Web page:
Boeing’s defence unit is celebrating a modern-day dogfighting masterstroke, after securing its first US Air Force (USAF) orders for the venerable F-15 in more than two decades.
While the launch contract is modest, valued at almost $1.2 billion for eight F-15EX fighters, the air force’s urgent need to replace aged C/D-model interceptors could expand to 144 aircraft worth $23 billion.
Value for money was key to this victory, with the twin-engined type’s per-hour running costs roughly one third cheaper than Lockheed Martin’s stealthy F-35. Plus, Boeing claims that squadron personnel transitioning from the legacy C/D fleet to the EX will be able to do so “in a matter of days”.
Speed of delivery is also critical. With the new USAF model a further development of the Advanced F-15 delivered to Saudi Arabia and in production for Qatar, the first two will be transferred for testing early next year.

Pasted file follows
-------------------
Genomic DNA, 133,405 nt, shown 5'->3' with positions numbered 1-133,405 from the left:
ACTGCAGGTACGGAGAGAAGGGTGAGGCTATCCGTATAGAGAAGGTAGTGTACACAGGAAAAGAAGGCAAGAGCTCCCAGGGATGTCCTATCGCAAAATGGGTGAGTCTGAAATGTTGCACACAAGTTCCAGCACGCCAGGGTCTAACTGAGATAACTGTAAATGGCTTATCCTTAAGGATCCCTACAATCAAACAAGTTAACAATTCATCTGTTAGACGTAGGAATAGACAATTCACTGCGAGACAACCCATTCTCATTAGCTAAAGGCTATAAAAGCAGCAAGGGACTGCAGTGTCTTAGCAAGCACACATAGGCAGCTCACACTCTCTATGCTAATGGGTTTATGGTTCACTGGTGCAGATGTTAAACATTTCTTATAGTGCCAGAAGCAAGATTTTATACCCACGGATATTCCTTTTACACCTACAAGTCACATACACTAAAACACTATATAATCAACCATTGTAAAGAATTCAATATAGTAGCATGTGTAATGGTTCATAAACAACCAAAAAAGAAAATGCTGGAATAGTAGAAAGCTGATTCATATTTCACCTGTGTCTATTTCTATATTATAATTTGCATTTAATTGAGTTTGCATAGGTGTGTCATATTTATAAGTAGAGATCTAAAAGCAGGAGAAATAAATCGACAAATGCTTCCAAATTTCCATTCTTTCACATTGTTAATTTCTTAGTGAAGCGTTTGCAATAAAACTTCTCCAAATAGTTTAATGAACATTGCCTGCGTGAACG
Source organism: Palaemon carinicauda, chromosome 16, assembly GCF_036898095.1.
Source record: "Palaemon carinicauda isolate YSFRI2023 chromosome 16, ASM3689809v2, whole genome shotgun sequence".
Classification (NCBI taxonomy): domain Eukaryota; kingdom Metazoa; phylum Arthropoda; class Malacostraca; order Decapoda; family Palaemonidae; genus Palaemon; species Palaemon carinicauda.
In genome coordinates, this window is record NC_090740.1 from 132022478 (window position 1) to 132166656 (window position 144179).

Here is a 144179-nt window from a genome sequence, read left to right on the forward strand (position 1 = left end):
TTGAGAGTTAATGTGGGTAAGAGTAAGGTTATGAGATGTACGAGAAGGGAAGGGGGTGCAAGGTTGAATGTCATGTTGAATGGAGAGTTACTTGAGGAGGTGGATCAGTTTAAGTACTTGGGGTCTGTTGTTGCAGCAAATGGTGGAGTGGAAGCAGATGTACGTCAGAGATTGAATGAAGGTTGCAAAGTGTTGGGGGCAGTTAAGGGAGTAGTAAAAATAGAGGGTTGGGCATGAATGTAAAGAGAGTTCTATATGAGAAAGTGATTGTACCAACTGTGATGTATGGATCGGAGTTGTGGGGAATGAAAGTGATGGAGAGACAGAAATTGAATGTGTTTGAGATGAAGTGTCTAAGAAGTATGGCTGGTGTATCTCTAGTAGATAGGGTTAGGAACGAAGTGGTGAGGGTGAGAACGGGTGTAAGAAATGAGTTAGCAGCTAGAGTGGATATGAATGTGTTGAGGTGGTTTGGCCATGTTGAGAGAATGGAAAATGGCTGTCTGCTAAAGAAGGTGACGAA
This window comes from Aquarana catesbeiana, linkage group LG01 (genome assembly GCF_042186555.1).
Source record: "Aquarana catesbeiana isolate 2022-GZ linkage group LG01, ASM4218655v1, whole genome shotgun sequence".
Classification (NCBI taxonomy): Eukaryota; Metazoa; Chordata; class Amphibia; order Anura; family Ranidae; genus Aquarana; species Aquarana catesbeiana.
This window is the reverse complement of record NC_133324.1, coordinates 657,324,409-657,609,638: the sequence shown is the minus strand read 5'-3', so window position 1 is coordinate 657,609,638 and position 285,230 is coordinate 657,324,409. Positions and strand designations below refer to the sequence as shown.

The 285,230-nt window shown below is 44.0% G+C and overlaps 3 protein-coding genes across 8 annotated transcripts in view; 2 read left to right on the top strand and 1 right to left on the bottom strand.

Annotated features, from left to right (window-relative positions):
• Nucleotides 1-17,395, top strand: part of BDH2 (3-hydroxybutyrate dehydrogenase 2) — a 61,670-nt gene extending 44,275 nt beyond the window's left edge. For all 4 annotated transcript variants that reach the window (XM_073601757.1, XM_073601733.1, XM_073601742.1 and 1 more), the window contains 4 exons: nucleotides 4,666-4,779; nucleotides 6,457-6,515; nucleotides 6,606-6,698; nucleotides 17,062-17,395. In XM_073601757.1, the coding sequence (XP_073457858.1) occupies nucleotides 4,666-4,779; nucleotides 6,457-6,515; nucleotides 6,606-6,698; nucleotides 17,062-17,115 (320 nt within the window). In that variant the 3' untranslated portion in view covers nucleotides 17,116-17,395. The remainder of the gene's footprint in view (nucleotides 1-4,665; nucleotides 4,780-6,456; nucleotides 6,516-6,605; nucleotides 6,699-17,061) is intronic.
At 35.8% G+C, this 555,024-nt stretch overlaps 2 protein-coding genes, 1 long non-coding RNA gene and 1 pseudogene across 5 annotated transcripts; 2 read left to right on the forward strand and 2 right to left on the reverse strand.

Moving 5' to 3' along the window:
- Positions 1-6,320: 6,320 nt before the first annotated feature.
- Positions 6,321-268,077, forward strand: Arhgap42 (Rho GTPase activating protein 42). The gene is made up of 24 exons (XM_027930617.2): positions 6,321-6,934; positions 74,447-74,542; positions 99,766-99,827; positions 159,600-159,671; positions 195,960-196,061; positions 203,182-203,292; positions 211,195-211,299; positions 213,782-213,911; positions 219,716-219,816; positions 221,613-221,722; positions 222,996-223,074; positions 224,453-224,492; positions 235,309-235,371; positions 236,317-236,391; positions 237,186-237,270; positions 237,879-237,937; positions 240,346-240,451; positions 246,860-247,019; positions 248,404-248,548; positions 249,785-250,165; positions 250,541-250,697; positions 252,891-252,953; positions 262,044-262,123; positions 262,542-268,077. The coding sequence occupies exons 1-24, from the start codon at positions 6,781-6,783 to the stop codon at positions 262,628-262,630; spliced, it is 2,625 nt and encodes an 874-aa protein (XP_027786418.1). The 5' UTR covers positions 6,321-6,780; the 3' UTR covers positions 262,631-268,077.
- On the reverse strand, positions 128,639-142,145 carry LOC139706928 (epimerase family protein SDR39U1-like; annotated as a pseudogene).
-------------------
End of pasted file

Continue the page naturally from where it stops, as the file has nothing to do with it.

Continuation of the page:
The programme will also help Boeing in its pursuit of the USAF’s Digital Century Series fighter requirement, which will seek rapid technology evolution. Although the F-15’s profile dates back to the 1970s, the EX exists in a 3D-modelled, precision assembly form, with an open mission systems architecture and fly-by-wire controls.
Boeing says this will enable it to keep ahead of emerging threats, and act as a “pathfinder” for Digital Century Series products.
Two other design features stand out. Due to the programme’s rapid nature, the EX will retain the Advanced F-15’s two-seat configuration, even though the USAF intends to operate it with a pilot only. That leaves room to accommodate a mission manager to oversee future loyal wingman vehicles.
More likely though, with the fighter’s centreline station capable of hefting a 6.7m (22ft)-long, 3,180kg (7,000lb) weapon, the F-15EX could become the USAF’s gunslinger of choice when deploying future hypersonic missiles.